Swedish bloggers are helping the Sustainable Lifestyles and Education Programme reduce food waste by challenging themselves and their followers to try food and drink that has passed the ‘best before’ date. Try it, and challenge your friends! #TasteOrWaste


  1. Shop smart, planning meals and avoiding impulse buys.
  2. Buy ‘funny’ fruit whose size, shape or color aren’t regular and may go to waste.
  3. Understand expiration dates. In the US, “sell-by” and “use-by” dates suggest peak quality,not safety. With the exception of baby foods, most food is ok to eat for much longer.
  4. ‘Zero down’ your fridge, eating food you have before buying or making something new.
  5. Say freeze! Frozen foods remain safe indefinitely
  6. Request smaller portions in restaurants.
  7. Compost food scraps.
  8. Think ‘first in, first out.’ Check your pantry; eat what you bought first.
  9. Love leftovers!
  10. Donate non-perishable food to local food banks, soup kitchens and shelters.



From an environmental perspective, the optimal lifespan of a laptop is at least 7 years – but most are only used for 4.

Since around 70% of the energy a laptop consumes during its lifetime is used to manufacture it, squeezing a few more years out of your computer is a great way to reduce your environmental impact.


Want to buy sustainable, energy efficient products? Keep your eyes out for the Blue Angel! Launched by Germany in 1978, The Blue Angel is the world’s first eco-label.

It uses rigorous, science-based criteria to evaluate products across their entire lifespans, and is committed to protecting humans and the environment, climate, water and resources. It has certified 12,000 products from 1,400 companies—nearly a quarter of which are located outside of Germany, from London to Istanbul to New Delhi.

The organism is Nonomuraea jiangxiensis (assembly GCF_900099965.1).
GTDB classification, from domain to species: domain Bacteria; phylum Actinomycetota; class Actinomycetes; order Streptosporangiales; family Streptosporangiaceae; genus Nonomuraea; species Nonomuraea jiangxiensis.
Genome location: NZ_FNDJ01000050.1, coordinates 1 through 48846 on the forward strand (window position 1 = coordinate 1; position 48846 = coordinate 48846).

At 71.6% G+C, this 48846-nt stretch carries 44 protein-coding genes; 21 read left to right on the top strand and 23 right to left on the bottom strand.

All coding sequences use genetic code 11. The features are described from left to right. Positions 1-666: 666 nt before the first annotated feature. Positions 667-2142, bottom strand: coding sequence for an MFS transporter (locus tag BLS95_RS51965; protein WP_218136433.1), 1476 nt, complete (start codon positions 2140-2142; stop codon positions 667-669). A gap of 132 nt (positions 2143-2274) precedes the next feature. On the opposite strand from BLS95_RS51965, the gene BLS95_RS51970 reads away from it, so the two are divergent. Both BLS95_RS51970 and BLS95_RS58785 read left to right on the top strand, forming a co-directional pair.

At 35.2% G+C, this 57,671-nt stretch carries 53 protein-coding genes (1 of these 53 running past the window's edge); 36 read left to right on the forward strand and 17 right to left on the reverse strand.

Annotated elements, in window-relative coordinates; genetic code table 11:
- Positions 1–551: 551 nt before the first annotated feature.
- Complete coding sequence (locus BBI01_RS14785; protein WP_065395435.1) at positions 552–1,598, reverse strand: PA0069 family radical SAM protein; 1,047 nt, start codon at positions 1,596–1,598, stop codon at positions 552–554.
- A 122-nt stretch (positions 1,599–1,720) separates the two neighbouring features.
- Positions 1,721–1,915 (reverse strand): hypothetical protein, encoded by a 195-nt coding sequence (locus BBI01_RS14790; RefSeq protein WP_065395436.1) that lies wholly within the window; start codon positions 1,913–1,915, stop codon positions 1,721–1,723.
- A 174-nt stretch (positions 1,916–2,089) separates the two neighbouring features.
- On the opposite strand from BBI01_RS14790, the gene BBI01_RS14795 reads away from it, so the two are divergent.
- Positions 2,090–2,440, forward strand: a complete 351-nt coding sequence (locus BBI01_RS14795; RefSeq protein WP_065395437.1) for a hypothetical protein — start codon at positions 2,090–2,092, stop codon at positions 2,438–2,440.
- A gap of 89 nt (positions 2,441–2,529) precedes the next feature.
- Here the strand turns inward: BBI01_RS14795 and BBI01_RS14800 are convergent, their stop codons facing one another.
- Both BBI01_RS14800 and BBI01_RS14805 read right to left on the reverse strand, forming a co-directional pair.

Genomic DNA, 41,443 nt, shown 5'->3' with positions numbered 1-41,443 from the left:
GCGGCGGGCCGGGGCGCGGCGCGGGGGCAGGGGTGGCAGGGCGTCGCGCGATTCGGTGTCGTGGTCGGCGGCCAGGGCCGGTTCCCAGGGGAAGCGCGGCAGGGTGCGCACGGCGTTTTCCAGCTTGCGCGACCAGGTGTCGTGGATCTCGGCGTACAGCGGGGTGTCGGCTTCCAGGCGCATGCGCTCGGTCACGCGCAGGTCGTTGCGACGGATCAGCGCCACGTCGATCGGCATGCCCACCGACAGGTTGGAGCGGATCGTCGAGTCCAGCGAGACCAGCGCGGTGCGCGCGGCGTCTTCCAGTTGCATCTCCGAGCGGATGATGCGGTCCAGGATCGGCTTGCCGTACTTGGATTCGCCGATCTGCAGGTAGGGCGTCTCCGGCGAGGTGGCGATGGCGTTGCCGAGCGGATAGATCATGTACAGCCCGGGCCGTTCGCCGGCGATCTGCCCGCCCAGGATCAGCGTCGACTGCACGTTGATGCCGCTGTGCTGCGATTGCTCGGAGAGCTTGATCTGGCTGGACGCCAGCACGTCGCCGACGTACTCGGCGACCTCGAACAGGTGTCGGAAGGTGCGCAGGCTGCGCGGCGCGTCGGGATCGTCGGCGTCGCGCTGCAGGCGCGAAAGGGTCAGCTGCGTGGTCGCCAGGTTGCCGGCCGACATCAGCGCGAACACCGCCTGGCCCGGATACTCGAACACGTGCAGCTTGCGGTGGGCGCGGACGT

Travel and tourism are responsible for 5% of the world’s CO2 emissions, but you don’t have to cancel your summer vacation to demonstrate your sustainable credentials. Follow’s these tips from the Kasane Call to Action to be a carbon-conscious traveller.

  • Fly wisely. Plan your trip so that you minimize air travel, and stay longer at your destination instead of making many short trips.
  • Travel light. Airplanes need more fuel to fly heavier loads. Reduce the weight of your luggage to cut greenhouse gas emissions.
  • Unplug at home. Turn off lights and unplug household appliances that can be left off while you’reaway.
  • Unplug on the road. Turn off the lights and air conditioner or heater when you leave your room.
  • Choose greener ways to get around. Walking or cycling is a great way to see the sights, and public transportation will give you a better feel for your destination.
  • Try the local fare. Reduce your ‘food miles’ by visiting a farmer’s market and choosing restaurants that buy local products.
  • Power your trip sustainably. Avoid battery-operated gadgets when you can, and buy rechargeable batteries for essential travel items such as cameras, razors and flash lights.
  • Offset your carbon footprint. Impact on the climate is unavoidable, but you can help by contributing to carbon offsetting programmes that support conservation and renewable energy.



Think the circular economy is just for businesses? Think again! Companies are responsible for designing, sourcing and producing the products we use, but you still play a part. Individual changes can help make the circular economy a reality.

  1. Buy fewer but better quality products. High-quality items last longer, and are more likely to be able to be repaired.
  2. Repair, reuse, and repurpose things before you recycle.
  3. Forget ownership, and rent or borrow items you don’t need every day. From clothing rental to carand bike sharing to your public library, there are lots of ways to get what you need and want.
  4. Support circular businesses. Buy from companies that take back their worn-out products—fromcrayons to cookware, electronics to denim.
  5. Speak up! Email your favorite companies to tell them you care about circularity – companies respondto consumer demands.

“Once we are aware of how deeply our consumer choices affect and shape the economy, it is only a small step to closing the loop and bringing more circularity into our lives, economies and societies.”
– UN Environment